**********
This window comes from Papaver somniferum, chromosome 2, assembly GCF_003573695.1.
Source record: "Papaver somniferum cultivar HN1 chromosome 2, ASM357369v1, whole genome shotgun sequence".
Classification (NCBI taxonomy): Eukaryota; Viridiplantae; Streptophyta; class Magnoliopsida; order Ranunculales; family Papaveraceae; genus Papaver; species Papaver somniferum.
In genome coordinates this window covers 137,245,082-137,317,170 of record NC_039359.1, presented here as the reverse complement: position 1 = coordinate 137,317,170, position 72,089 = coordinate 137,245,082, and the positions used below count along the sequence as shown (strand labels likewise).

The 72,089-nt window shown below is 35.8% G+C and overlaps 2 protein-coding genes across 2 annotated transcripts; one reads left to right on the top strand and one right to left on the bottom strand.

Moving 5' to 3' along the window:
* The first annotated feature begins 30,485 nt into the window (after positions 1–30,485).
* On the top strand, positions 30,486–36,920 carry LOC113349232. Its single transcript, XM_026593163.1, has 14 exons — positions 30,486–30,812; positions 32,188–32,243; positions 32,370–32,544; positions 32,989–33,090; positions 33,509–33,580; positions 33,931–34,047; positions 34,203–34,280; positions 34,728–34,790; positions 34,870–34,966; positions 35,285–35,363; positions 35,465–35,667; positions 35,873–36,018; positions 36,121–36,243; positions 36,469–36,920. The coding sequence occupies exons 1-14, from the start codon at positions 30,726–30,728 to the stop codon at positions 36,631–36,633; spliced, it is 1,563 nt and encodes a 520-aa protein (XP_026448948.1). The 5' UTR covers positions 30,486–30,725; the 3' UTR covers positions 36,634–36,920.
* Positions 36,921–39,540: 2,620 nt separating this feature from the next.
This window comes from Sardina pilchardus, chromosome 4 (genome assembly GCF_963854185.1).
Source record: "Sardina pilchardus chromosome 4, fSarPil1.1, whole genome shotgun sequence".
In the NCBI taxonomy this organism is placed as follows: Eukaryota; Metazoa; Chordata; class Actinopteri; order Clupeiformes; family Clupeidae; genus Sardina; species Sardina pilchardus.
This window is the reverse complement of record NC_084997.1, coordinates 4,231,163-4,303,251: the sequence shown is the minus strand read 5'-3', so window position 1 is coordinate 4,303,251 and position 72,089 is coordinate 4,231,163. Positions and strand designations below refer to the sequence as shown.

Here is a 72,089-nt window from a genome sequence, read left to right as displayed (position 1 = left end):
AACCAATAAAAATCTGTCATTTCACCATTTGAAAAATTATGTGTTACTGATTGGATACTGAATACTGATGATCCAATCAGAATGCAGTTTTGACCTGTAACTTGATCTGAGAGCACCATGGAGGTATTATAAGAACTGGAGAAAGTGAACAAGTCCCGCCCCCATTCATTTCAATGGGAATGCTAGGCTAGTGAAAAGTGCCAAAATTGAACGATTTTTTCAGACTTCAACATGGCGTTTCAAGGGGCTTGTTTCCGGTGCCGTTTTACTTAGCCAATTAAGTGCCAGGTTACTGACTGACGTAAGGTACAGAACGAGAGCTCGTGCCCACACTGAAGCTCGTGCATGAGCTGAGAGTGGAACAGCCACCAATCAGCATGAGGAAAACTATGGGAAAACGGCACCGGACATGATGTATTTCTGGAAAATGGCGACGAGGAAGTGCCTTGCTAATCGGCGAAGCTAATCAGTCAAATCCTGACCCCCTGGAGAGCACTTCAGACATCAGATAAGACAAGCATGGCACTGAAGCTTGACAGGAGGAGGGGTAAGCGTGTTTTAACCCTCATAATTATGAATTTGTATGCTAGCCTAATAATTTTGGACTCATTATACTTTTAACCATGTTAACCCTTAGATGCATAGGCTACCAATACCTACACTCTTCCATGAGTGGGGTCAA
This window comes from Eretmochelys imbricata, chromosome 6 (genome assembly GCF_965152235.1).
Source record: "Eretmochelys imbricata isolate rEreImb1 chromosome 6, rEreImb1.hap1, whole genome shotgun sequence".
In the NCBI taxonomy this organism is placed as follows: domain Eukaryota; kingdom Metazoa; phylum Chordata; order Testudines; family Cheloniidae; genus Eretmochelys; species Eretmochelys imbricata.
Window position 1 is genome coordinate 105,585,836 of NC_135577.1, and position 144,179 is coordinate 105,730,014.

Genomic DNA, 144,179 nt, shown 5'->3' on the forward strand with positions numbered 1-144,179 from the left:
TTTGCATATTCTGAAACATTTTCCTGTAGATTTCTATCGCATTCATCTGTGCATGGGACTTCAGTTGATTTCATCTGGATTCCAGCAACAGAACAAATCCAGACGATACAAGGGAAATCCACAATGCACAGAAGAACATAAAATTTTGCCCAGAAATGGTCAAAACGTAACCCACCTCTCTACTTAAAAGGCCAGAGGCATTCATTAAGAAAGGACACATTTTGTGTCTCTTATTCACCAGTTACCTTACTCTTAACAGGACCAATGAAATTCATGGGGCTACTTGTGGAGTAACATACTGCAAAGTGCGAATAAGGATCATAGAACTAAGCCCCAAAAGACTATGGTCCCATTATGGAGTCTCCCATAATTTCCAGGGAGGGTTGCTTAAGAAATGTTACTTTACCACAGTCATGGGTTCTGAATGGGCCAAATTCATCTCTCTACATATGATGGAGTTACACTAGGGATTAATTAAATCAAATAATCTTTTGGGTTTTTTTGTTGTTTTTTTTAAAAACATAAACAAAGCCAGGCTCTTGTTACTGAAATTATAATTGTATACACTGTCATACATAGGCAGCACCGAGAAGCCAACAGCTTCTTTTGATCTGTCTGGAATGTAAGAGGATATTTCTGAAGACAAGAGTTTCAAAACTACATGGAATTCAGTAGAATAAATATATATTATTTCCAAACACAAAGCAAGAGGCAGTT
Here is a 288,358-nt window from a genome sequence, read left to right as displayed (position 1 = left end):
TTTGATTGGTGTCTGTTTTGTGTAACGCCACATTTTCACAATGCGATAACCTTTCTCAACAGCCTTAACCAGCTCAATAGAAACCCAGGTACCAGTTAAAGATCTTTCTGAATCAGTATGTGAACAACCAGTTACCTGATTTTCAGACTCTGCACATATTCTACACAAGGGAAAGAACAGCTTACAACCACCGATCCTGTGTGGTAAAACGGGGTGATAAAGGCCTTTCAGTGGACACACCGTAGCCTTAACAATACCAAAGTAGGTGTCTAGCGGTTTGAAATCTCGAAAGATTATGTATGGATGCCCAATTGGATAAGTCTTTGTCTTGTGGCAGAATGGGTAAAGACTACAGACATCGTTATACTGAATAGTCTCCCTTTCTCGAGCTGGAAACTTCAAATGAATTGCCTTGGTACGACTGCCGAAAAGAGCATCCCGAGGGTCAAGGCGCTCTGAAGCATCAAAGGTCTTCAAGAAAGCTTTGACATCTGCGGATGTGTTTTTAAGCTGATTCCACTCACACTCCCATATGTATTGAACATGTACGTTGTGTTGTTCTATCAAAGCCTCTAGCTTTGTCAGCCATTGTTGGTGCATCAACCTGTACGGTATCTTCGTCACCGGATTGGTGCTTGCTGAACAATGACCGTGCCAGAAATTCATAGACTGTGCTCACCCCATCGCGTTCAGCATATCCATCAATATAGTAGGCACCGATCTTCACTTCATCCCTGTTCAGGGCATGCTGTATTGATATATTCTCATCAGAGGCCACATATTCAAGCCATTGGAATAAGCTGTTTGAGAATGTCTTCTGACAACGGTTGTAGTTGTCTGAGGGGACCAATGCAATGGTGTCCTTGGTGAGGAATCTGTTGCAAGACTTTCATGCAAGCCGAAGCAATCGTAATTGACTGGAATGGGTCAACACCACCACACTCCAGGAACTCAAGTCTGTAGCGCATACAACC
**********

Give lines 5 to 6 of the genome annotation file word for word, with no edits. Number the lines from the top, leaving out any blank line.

The 72,089-nt window shown below is 35.8% G+C and overlaps 2 protein-coding genes across 2 annotated transcripts; one reads left to right on the top strand and one right to left on the bottom strand.

Moving 5' to 3' along the window: